Archive for Philosophy of Language

Grammarians, Whores, Buffoons

From an anonymous colleague:

I'm currently auditing Jennifer Houseman Wegner's class on Cleopatra. Today, in a Powerpoint lecture on Ptolemy IV, she showed the following quote from Edwyn Bevan's "A History of Egpyt under the Ptolemaic Dynasty": (Metheun, 1927, p.233)

"Agathocles and Agathoclea still, as before, ruled the king's [Ptolemy IV] corrupt affections. The palace swarmed with literary pretenders, poets, grammarians, whores, buffoons, philosophers."

Somehow put me in mind of Language Log.

Heavens!  What a motley crew!

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"If you're just joining me, …"

On Facebook, Mike Pope asks:

On "Fresh Air," Terri Gross says:

"If you're just joining me, my guest today is …".

What she DOESN'T mean is:

"… but if you're NOT just joining me, my guest is …"

Linguists: who can help us understand how "if" here is not a simplistic conditional? Any links welcome. Thx.

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This is another one of those posts that I wanted to write long ago (actually almost a year ago), but it got lost in the shuffle until now, when I found it going through my old drafts.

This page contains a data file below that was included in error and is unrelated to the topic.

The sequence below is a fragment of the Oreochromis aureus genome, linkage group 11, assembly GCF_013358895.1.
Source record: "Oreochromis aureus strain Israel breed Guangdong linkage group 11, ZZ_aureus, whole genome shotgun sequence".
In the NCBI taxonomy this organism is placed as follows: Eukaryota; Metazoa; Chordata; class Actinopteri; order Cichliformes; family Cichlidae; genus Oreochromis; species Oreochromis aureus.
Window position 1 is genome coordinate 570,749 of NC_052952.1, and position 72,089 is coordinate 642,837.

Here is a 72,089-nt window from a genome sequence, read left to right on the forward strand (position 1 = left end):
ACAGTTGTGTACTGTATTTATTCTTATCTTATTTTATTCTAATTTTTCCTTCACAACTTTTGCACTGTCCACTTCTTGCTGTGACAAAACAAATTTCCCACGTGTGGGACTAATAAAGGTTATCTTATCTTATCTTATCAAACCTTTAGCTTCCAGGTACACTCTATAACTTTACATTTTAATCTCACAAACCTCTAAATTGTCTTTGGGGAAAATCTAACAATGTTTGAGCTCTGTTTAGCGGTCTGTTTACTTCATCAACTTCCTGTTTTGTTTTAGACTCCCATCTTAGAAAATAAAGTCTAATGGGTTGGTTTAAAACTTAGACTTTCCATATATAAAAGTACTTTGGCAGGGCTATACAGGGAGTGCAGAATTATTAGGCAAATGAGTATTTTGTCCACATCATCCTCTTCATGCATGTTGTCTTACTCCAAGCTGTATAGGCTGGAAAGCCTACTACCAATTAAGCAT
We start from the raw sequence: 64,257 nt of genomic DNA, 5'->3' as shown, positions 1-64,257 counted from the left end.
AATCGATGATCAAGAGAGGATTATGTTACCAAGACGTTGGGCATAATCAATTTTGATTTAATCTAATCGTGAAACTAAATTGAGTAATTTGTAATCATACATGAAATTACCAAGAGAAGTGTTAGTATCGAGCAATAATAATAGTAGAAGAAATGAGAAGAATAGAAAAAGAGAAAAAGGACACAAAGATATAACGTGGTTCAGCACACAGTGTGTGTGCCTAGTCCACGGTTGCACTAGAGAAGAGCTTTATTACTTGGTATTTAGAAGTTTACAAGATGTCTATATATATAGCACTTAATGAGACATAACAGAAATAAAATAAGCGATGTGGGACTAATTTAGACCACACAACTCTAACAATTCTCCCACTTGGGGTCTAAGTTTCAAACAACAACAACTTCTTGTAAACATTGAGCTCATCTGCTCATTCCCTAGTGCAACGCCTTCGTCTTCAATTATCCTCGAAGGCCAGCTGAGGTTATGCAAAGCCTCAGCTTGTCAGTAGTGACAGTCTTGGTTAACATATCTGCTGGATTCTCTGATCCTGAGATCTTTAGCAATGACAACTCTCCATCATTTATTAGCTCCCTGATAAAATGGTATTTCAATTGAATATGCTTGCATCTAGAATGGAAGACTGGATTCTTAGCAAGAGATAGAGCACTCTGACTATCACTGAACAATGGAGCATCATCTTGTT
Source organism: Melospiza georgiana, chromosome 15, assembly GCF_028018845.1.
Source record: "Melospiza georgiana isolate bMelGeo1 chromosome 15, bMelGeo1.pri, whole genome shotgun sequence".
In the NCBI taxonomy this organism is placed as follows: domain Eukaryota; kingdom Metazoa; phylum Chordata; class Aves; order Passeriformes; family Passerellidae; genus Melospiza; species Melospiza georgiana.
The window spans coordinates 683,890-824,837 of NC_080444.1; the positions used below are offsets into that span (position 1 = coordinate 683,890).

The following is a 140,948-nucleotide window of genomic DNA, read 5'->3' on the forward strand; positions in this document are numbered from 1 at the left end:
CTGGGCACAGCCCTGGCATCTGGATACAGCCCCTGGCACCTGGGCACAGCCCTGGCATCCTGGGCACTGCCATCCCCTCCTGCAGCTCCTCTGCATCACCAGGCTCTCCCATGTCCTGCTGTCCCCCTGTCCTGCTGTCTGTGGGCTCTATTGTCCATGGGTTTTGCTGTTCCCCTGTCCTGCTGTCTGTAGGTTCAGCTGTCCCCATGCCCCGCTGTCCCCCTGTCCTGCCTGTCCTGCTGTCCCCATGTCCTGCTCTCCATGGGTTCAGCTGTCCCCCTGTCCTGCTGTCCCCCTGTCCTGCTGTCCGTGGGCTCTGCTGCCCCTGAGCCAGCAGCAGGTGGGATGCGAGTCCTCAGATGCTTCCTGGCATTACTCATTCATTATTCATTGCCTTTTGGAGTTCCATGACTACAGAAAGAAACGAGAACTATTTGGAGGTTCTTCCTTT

It was prompted by an article that Christine Gross-Loh wrote for The Atlantic (October 8, 2013) titled "Why Are Hundreds of Harvard Students Studying Ancient Chinese Philosophy?  The professor who teaches Classical Chinese Ethical and Political Theory claims, 'This course will change your life.'"

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James Higginbotham, 1941-2014

James Higginbotham, professor of philosophy and linguistics at USC, died on Friday at the age of 72. USC News details his professional career, which straddled the disciplinary boundary between philosophy of language and theoretical linguistics.